Rhiana Gallagher Graphic

Rhiana Gallagher's Newspaper Article

Spreading the Word by Shawn M. Kelly

On Nov. 30, Rhiana Gallagher of McAdoo celebrated her first birthday with a party.  

She died four days later, the victim of a terrible genetic disease.

Rhiana had Spinal Muscular Atrophy (SMA), a disease which destroys nerve cells that control muscle movement.

She couldn't hold up her head.  She couldn't roll over in her crib.

As the end of her life approached, Rhiana couldn't swallow her food and had to be fed through a tube.

Kim Gallagher, Rhiana's mother, said she doesn't like to think about Dec. 4, the day Rhiana died.  "It's a nightmare you just want to wake up from and you can't."

SMA is the number one genetic killer of children under the age of 2, but you wouldn't know it based on the public attention it receives.  One local pediatrician has never seen a case and actually knew very little about it.

But a disease doesn't have to be high profile to destroy families.

SMA is sneaky because parents of children with SMA both have a defective gene, but they don't show any symptoms.  Their children have a one-in-four chance of inheriting SMA.

When the child is born, there are rarely any outward signs that anything is wrong.  Most SMA babies seem healthy-at first.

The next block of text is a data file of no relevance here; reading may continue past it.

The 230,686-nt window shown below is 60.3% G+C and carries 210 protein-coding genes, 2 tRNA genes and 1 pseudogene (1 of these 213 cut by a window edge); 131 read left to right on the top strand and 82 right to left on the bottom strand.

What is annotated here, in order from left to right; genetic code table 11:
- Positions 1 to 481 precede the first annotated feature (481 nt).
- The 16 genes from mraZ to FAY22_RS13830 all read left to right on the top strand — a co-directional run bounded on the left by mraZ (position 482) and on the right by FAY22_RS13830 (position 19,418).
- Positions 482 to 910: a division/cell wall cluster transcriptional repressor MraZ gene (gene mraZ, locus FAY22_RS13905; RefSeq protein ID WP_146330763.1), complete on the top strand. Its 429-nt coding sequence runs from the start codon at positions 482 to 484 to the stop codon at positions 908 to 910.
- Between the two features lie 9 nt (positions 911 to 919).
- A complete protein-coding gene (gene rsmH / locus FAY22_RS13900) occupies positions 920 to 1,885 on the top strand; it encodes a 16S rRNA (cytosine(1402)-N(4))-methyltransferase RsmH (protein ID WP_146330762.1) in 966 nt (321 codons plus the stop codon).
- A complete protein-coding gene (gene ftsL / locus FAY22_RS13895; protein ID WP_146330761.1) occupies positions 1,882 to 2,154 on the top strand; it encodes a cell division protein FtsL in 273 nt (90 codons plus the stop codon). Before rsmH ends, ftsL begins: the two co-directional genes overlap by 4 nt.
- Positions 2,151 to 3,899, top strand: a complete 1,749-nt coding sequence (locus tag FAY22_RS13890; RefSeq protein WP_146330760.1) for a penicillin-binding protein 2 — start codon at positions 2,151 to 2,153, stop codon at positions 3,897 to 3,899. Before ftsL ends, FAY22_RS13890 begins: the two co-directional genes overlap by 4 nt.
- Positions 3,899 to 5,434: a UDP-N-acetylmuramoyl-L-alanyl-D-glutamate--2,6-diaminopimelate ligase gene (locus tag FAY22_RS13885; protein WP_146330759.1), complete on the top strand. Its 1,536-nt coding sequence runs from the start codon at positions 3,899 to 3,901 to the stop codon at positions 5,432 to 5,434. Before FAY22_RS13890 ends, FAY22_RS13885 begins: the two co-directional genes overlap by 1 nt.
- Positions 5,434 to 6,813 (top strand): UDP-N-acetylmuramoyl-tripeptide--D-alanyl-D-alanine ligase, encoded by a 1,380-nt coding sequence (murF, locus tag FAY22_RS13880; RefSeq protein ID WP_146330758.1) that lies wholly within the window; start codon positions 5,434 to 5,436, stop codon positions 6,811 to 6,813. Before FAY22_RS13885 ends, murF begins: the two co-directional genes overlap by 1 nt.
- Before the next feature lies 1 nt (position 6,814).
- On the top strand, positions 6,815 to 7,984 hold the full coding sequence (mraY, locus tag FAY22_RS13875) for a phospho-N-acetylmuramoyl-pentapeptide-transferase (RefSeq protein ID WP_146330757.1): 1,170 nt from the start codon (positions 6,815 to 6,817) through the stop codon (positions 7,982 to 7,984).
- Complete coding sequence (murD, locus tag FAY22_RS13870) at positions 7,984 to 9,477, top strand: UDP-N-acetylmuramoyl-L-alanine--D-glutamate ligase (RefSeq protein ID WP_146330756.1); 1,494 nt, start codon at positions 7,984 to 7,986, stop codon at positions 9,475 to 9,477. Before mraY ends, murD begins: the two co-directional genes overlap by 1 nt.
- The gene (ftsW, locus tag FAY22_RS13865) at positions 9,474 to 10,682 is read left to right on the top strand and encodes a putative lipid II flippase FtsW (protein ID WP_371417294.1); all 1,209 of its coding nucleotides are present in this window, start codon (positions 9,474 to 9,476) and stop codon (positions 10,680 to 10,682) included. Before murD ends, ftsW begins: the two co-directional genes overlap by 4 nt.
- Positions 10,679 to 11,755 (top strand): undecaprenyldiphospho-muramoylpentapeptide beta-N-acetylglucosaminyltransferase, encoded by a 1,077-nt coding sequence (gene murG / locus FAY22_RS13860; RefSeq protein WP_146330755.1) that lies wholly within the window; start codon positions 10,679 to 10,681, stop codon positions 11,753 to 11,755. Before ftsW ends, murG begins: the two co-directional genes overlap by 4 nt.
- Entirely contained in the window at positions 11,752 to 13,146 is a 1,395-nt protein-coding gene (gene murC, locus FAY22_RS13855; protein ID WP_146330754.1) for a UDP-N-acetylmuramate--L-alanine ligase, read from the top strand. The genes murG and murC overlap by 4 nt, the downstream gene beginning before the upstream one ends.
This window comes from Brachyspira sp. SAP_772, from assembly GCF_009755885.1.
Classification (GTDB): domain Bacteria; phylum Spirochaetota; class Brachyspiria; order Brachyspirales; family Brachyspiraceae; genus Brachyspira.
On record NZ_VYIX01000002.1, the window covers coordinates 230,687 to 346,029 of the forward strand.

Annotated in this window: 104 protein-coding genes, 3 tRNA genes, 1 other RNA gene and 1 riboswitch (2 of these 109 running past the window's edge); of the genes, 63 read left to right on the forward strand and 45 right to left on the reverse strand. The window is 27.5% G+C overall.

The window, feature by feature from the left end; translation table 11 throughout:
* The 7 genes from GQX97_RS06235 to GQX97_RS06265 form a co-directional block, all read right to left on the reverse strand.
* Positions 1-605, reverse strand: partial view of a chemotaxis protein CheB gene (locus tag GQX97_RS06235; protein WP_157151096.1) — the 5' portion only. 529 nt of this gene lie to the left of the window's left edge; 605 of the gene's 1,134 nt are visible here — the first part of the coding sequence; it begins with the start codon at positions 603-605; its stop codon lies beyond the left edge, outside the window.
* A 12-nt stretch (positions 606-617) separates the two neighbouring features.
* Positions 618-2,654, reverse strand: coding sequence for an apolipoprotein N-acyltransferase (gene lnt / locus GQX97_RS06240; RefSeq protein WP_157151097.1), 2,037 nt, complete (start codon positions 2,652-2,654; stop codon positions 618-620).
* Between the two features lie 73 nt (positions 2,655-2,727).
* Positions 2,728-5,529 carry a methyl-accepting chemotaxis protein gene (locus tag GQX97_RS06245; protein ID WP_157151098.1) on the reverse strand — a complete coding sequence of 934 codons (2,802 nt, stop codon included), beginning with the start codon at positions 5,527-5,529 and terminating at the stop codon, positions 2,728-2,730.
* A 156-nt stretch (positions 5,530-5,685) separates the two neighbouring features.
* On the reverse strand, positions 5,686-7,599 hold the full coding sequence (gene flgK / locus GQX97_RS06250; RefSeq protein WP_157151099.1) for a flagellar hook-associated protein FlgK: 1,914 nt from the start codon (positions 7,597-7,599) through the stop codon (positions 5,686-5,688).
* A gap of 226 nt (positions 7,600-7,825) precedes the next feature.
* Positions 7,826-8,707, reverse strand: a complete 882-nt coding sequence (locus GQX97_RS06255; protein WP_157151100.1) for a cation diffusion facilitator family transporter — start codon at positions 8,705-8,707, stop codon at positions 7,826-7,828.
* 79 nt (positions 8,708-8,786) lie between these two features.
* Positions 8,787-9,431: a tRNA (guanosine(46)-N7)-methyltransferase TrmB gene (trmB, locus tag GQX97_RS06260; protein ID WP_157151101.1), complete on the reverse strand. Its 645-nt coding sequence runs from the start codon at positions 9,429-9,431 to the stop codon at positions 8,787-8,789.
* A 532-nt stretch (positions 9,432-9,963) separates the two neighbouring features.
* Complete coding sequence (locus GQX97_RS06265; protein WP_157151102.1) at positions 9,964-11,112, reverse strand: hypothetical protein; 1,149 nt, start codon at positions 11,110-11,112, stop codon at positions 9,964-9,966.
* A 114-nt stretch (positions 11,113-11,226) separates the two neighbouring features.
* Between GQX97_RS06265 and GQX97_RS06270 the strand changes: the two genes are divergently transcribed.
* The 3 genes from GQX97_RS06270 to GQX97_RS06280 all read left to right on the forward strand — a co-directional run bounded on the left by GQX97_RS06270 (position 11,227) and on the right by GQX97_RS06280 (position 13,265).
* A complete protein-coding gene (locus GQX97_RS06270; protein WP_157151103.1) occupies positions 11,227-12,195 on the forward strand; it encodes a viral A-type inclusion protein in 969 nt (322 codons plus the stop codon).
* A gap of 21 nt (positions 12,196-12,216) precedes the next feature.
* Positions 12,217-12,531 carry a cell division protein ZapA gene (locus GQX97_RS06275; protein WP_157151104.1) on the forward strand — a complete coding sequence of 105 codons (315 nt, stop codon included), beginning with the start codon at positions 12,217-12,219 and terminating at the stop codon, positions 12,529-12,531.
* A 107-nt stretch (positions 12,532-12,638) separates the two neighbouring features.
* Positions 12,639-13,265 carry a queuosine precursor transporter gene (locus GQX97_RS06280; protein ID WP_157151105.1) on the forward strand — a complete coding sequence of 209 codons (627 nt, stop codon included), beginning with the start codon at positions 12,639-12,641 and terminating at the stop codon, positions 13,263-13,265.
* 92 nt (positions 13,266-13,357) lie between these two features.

That's what Kim remembers.  "My husband and I marveled at how good she was and how blessed we were to have a child that rarely fussed or cried" she recalled.

When Rhiana was about 4 months old, Kim began noticing problems.

"When you have a child, you get these books on what they're supposed to be doing in the first month, the second month, and so on.  It was my first child.  I wasn't too concerned about it," she said.  "She wasn't rolling over or lifting her head.  I thought she was slow, developmentally.  We just though she was a slow learner, and eventually she would be able to hold her head on her and and roll over."

By Rhiana's sixth month of life, Rhiana's pediatrician was becoming concerned.  She sent the girl to a neurologist.  Kim said the neurologist "took one look at her", performed a few tests, and made the diagnosis.

Rhiana, the neurologist said, had Spinal Muscular Atrophy, Type I.  Kim didn't know what that meant.

"We were shocked, but thought to ourselves, 'That's OK if she's disabled.  We'll purchase a wheelchair and love her just the same.' "

But the diagnosis was much, much worse.  

"To our horror, the neurologist told us that this was a fatal disease, and most children (with SMA) don't live beyond 2 years of age.  That is the day our world came crumbing apart."

Kim said the doctor required a blood test to confirm the diagnosis.  She prayed while she waited for the results.  Two weeks passed as Kim hoped the doctor made a mistake.

It wasn't a mistake.  Rhiana had SMA.

She had less than two years of life left.

The stories on an SMA support group Web site sound alike: healthy newborn, developmental problems by the fourth or fifth month, earth-shattering diagnosis.

So far, Rhiana was following the same script.

Kim "tried to make the best of it" by taking Rhiana to the beach, to amusement parks, and other fun places.  "She was such a happy baby, always with a smile on her face," she said.